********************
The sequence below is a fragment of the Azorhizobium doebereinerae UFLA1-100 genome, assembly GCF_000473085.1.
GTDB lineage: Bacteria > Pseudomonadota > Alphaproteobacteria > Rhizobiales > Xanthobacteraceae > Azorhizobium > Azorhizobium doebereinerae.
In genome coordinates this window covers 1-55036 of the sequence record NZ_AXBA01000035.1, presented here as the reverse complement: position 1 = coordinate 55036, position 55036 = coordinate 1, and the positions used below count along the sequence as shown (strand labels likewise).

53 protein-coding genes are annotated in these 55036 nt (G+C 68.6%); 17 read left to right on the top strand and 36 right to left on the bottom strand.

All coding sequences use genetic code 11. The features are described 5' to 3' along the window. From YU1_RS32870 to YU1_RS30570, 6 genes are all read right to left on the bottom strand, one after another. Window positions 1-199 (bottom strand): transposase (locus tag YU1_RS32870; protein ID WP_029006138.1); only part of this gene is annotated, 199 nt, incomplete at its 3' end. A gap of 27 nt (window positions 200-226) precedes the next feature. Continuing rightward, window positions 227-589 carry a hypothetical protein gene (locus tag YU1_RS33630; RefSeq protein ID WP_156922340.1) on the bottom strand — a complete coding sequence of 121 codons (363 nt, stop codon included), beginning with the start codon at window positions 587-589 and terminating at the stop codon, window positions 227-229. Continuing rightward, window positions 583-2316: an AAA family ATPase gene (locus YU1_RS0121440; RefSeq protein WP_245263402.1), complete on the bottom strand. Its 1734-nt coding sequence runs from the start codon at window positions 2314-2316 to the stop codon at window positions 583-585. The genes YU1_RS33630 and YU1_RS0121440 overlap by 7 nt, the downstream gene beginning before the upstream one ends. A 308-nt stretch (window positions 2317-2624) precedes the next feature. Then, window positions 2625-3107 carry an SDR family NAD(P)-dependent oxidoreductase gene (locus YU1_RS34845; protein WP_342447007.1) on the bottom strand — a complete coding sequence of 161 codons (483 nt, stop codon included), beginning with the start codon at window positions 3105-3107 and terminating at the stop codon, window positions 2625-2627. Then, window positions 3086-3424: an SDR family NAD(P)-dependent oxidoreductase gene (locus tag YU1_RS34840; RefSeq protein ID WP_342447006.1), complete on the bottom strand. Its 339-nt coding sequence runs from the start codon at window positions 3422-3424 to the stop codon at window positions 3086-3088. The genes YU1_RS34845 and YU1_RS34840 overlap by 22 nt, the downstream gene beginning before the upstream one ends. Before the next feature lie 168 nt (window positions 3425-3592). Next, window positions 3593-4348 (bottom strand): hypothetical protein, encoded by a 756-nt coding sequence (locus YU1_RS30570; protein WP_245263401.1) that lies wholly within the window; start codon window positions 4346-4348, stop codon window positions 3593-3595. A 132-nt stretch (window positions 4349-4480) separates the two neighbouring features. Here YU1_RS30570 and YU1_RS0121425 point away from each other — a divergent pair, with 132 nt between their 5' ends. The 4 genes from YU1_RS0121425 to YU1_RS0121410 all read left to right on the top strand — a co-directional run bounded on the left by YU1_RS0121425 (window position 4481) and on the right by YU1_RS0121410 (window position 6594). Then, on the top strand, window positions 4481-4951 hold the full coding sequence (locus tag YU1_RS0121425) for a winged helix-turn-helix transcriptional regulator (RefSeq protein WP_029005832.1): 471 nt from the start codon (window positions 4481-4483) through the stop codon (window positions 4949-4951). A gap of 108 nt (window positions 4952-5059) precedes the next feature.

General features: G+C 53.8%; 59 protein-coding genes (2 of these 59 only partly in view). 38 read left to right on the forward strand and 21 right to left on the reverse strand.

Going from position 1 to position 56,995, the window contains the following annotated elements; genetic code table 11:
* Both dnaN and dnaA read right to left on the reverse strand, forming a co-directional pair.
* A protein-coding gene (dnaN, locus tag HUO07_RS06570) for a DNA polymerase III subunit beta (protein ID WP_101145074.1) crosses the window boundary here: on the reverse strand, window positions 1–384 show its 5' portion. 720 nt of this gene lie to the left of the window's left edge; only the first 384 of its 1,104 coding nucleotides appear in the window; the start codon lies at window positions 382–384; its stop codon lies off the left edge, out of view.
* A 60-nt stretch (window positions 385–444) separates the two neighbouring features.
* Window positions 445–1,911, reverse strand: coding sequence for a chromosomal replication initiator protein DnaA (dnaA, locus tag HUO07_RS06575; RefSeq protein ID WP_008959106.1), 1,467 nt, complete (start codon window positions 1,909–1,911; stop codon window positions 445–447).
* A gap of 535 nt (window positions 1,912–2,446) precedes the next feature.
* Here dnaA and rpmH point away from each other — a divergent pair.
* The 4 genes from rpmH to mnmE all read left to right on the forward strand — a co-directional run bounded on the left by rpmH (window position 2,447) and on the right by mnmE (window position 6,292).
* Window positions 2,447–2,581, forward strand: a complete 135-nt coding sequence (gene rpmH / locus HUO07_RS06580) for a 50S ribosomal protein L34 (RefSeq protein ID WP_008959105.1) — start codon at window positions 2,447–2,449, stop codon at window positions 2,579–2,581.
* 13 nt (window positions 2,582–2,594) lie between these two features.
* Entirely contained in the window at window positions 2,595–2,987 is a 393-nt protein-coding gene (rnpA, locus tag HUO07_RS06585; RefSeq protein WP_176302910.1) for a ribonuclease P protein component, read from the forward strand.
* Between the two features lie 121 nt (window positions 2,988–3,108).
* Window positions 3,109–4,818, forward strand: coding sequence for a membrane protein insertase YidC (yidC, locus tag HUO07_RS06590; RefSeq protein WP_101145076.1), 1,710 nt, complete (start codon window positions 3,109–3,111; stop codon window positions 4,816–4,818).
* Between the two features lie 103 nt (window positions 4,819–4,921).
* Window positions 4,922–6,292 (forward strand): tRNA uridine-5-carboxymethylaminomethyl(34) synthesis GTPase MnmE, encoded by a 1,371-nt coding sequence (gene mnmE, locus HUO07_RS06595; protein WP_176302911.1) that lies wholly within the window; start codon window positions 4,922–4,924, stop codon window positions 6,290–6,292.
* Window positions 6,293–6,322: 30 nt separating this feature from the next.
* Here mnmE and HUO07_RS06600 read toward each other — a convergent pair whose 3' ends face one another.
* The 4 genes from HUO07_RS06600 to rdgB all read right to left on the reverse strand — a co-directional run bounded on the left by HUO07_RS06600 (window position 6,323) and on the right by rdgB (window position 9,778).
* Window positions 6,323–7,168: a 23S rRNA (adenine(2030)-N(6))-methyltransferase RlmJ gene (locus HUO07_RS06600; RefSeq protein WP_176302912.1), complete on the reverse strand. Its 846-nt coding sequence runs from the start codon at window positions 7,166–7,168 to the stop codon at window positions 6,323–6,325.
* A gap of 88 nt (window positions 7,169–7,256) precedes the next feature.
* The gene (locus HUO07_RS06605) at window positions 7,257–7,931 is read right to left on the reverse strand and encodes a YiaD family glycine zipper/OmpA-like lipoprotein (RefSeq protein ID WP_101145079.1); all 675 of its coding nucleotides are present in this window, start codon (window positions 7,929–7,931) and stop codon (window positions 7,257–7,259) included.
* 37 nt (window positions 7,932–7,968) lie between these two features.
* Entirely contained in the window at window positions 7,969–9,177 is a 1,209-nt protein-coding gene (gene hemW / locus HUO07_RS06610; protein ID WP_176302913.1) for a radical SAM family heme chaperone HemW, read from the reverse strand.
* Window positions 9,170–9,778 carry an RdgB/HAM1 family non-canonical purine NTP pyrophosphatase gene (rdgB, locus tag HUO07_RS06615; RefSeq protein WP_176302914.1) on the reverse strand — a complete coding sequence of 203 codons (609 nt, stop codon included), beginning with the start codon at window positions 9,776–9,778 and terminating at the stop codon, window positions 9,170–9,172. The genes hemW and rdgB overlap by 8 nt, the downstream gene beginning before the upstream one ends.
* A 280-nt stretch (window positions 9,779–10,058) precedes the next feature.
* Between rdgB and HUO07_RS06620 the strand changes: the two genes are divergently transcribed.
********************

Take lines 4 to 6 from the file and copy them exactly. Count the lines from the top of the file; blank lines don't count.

53 protein-coding genes are annotated in these 55036 nt (G+C 68.6%); 17 read left to right on the top strand and 36 right to left on the bottom strand.

All coding sequences use genetic code 11. The features are described 5' to 3' along the window. From YU1_RS32870 to YU1_RS30570, 6 genes are all read right to left on the bottom strand, one after another. Window positions 1-199 (bottom strand): transposase (locus tag YU1_RS32870; protein ID WP_029006138.1); only part of this gene is annotated, 199 nt, incomplete at its 3' end. A gap of 27 nt (window positions 200-226) precedes the next feature. Continuing rightward, window positions 227-589 carry a hypothetical protein gene (locus tag YU1_RS33630; RefSeq protein ID WP_156922340.1) on the bottom strand — a complete coding sequence of 121 codons (363 nt, stop codon included), beginning with the start codon at window positions 587-589 and terminating at the stop codon, window positions 227-229. Continuing rightward, window positions 583-2316: an AAA family ATPase gene (locus YU1_RS0121440; RefSeq protein WP_245263402.1), complete on the bottom strand. Its 1734-nt coding sequence runs from the start codon at window positions 2314-2316 to the stop codon at window positions 583-585. The genes YU1_RS33630 and YU1_RS0121440 overlap by 7 nt, the downstream gene beginning before the upstream one ends. A 308-nt stretch (window positions 2317-2624) precedes the next feature. Then, window positions 2625-3107 carry an SDR family NAD(P)-dependent oxidoreductase gene (locus YU1_RS34845; protein WP_342447007.1) on the bottom strand — a complete coding sequence of 161 codons (483 nt, stop codon included), beginning with the start codon at window positions 3105-3107 and terminating at the stop codon, window positions 2625-2627. Then, window positions 3086-3424: an SDR family NAD(P)-dependent oxidoreductase gene (locus tag YU1_RS34840; RefSeq protein ID WP_342447006.1), complete on the bottom strand. Its 339-nt coding sequence runs from the start codon at window positions 3422-3424 to the stop codon at window positions 3086-3088. The genes YU1_RS34845 and YU1_RS34840 overlap by 22 nt, the downstream gene beginning before the upstream one ends. Before the next feature lie 168 nt (window positions 3425-3592). Next, window positions 3593-4348 (bottom strand): hypothetical protein, encoded by a 756-nt coding sequence (locus YU1_RS30570; protein WP_245263401.1) that lies wholly within the window; start codon window positions 4346-4348, stop codon window positions 3593-3595. A 132-nt stretch (window positions 4349-4480) separates the two neighbouring features. Here YU1_RS30570 and YU1_RS0121425 point away from each other — a divergent pair, with 132 nt between their 5' ends. The 4 genes from YU1_RS0121425 to YU1_RS0121410 all read left to right on the top strand — a co-directional run bounded on the left by YU1_RS0121425 (window position 4481) and on the right by YU1_RS0121410 (window position 6594). Then, on the top strand, window positions 4481-4951 hold the full coding sequence (locus tag YU1_RS0121425) for a winged helix-turn-helix transcriptional regulator (RefSeq protein WP_029005832.1): 471 nt from the start codon (window positions 4481-4483) through the stop codon (window positions 4949-4951). A gap of 108 nt (window positions 4952-5059) precedes the next feature.

General features: G+C 53.8%; 59 protein-coding genes (2 of these 59 only partly in view). 38 read left to right on the forward strand and 21 right to left on the reverse strand.